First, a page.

Hey, you, what's your favourite fish? Oh, salmon, that's cool. Except that "salmon" may not have been what you think it was at all. So what was it?
A new study put out by Oceana deals exactly with that question, and finds that at least 43 per cent of the time, the label on salmon in the US (whether on a package or a menu line item) and the fish actually being eaten are not the same.
Just how likely the salmon is to be lie though, depends on which kind of salmon being eaten. The more specific categories (sockeye salmon, coho) tended to be correct, while the generic "wild salmon" was more likely than not to be something else, whether farmed salmon or another fish altogether.
Image: Chart via Oceana
The most interesting part of the study, though, may actually be what happens when you compare it to the results of a similar study done two years ago, which found almost no fraud at all (just 7 per cent). So why did salmon mislabeling suddenly skyrocket? The answer has a little to do with what's going on with salmon — but much more to do with how food supplies work in general.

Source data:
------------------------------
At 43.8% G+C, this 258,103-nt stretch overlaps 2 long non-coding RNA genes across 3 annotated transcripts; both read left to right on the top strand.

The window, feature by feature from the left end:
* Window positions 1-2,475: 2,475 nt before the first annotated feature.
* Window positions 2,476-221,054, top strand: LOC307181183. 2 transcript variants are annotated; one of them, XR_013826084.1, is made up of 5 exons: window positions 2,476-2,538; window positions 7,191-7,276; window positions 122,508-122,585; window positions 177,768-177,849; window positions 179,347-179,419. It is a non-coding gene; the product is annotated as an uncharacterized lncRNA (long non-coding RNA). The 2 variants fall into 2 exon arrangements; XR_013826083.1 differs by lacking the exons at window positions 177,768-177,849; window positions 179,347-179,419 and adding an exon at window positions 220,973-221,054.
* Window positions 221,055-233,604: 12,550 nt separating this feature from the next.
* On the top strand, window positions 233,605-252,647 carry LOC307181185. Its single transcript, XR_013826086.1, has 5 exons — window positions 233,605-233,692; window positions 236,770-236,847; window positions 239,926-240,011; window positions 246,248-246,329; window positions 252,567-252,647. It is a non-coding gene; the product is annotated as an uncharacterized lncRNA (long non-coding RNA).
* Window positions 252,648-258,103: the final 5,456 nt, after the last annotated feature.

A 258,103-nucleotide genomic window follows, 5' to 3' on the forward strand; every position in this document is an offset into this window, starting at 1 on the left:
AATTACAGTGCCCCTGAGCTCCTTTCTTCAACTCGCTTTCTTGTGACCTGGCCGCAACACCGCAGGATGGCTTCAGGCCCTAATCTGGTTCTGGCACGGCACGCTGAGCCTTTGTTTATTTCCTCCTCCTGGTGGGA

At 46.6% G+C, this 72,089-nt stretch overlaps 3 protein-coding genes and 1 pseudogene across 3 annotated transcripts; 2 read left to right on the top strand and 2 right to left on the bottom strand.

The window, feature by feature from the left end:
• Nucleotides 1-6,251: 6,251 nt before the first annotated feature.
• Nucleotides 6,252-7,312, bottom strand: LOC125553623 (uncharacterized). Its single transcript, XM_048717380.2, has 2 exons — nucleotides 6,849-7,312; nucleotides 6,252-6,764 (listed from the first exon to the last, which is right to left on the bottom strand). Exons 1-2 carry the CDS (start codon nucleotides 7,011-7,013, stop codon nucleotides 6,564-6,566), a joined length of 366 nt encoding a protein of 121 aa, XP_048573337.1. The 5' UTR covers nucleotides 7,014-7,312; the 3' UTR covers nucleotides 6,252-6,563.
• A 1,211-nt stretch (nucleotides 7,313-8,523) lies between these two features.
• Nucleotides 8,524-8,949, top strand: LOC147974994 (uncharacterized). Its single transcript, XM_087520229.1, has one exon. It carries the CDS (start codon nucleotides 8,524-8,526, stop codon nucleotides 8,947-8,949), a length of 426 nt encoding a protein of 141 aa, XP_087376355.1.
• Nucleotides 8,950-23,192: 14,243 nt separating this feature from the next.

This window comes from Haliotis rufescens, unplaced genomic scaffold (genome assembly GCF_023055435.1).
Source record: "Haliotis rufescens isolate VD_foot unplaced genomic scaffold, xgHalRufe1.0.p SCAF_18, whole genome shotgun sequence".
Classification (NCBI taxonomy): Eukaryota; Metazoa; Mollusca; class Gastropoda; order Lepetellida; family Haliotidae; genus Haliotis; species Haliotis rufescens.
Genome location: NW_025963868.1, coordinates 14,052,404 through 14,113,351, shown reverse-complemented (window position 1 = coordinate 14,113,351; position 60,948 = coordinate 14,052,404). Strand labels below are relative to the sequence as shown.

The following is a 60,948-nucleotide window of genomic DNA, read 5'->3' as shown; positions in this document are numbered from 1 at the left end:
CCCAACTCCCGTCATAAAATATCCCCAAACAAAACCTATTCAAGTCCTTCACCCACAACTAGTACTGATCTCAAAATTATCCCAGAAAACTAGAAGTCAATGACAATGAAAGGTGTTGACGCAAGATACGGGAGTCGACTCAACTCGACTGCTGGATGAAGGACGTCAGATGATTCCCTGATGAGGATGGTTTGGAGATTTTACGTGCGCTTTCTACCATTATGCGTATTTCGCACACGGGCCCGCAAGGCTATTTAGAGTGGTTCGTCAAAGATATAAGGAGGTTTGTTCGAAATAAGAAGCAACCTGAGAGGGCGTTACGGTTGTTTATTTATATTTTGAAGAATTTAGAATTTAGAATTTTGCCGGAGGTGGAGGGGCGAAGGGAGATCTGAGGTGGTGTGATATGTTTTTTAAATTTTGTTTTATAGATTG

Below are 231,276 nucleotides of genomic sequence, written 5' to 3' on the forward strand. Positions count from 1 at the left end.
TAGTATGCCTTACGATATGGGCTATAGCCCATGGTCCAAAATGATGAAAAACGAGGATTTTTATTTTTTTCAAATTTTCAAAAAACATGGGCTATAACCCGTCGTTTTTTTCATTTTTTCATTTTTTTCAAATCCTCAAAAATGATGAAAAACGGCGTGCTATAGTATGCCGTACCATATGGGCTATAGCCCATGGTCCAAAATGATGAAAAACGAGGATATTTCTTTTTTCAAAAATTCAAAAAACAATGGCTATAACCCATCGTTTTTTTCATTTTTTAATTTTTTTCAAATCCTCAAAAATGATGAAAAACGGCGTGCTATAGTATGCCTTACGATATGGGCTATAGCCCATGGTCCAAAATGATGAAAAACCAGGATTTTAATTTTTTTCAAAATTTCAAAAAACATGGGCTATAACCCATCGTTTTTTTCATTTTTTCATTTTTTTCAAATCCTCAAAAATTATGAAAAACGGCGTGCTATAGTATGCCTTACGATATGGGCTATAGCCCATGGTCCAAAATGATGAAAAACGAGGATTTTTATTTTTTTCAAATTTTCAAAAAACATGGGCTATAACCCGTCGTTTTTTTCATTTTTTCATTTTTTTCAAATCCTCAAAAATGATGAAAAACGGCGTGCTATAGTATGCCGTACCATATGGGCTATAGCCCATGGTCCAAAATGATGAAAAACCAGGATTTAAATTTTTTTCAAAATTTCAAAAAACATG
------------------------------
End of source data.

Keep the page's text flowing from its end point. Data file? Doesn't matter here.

The last study was done during the summer. This recent study? It took place during the winter of salmon's discontent (a.k.a., every winter). Essentially, the last study found almost no salmon fraud because there was a plentiful supply of salmon. When that supply dried up with the season, salmon fraud was suddenly everywhere.
Studies like these often try to focus on finding the "most" mislabeled food, the underlying message being that these are the foods you should be most wary of when you shop or order. But the truth is that food is always a moving target, and the risks and trouble spots, move right along with that.
Top image: MaraZe / Shutterstock